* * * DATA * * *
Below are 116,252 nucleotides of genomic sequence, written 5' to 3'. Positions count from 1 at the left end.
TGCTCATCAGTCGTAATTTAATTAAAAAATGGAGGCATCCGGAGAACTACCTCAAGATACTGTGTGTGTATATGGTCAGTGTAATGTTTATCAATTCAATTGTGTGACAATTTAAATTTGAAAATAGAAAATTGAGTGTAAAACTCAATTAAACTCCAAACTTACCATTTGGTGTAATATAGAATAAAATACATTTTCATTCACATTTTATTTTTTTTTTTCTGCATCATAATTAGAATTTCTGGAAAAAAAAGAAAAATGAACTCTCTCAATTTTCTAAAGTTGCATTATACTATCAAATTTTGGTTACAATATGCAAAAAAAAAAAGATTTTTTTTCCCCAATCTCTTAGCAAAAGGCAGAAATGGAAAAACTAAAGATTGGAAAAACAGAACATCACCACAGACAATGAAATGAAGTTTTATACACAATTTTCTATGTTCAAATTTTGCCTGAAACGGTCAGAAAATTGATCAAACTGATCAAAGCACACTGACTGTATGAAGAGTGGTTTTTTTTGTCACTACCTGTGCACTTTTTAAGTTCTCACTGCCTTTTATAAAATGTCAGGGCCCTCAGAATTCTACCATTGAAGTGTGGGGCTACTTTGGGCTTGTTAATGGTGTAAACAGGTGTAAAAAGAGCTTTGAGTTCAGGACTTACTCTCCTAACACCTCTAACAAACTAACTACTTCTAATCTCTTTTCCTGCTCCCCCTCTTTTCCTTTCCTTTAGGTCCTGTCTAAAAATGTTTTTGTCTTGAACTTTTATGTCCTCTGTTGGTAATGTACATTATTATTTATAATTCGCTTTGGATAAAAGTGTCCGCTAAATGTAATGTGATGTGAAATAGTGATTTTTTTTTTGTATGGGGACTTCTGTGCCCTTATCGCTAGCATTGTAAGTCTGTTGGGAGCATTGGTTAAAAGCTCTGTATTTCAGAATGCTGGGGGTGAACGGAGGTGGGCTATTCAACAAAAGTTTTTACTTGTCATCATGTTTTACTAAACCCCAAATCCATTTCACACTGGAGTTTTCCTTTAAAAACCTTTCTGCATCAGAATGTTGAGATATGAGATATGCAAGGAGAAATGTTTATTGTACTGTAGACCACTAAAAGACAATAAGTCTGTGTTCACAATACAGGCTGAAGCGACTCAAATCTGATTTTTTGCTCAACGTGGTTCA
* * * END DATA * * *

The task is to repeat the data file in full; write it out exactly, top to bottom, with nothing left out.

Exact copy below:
Below are 116,252 nucleotides of genomic sequence, written 5' to 3'. Positions count from 1 at the left end.
TGCTCATCAGTCGTAATTTAATTAAAAAATGGAGGCATCCGGAGAACTACCTCAAGATACTGTGTGTGTATATGGTCAGTGTAATGTTTATCAATTCAATTGTGTGACAATTTAAATTTGAAAATAGAAAATTGAGTGTAAAACTCAATTAAACTCCAAACTTACCATTTGGTGTAATATAGAATAAAATACATTTTCATTCACATTTTATTTTTTTTTTTCTGCATCATAATTAGAATTTCTGGAAAAAAAAGAAAAATGAACTCTCTCAATTTTCTAAAGTTGCATTATACTATCAAATTTTGGTTACAATATGCAAAAAAAAAAAGATTTTTTTTCCCCAATCTCTTAGCAAAAGGCAGAAATGGAAAAACTAAAGATTGGAAAAACAGAACATCACCACAGACAATGAAATGAAGTTTTATACACAATTTTCTATGTTCAAATTTTGCCTGAAACGGTCAGAAAATTGATCAAACTGATCAAAGCACACTGACTGTATGAAGAGTGGTTTTTTTTGTCACTACCTGTGCACTTTTTAAGTTCTCACTGCCTTTTATAAAATGTCAGGGCCCTCAGAATTCTACCATTGAAGTGTGGGGCTACTTTGGGCTTGTTAATGGTGTAAACAGGTGTAAAAAGAGCTTTGAGTTCAGGACTTACTCTCCTAACACCTCTAACAAACTAACTACTTCTAATCTCTTTTCCTGCTCCCCCTCTTTTCCTTTCCTTTAGGTCCTGTCTAAAAATGTTTTTGTCTTGAACTTTTATGTCCTCTGTTGGTAATGTACATTATTATTTATAATTCGCTTTGGATAAAAGTGTCCGCTAAATGTAATGTGATGTGAAATAGTGATTTTTTTTTTGTATGGGGACTTCTGTGCCCTTATCGCTAGCATTGTAAGTCTGTTGGGAGCATTGGTTAAAAGCTCTGTATTTCAGAATGCTGGGGGTGAACGGAGGTGGGCTATTCAACAAAAGTTTTTACTTGTCATCATGTTTTACTAAACCCCAAATCCATTTCACACTGGAGTTTTCCTTTAAAAACCTTTCTGCATCAGAATGTTGAGATATGAGATATGCAAGGAGAAATGTTTATTGTACTGTAGACCACTAAAAGACAATAAGTCTGTGTTCACAATACAGGCTGAAGCGACTCAAATCTGATTTTTTGCTCAACGTGGTTCA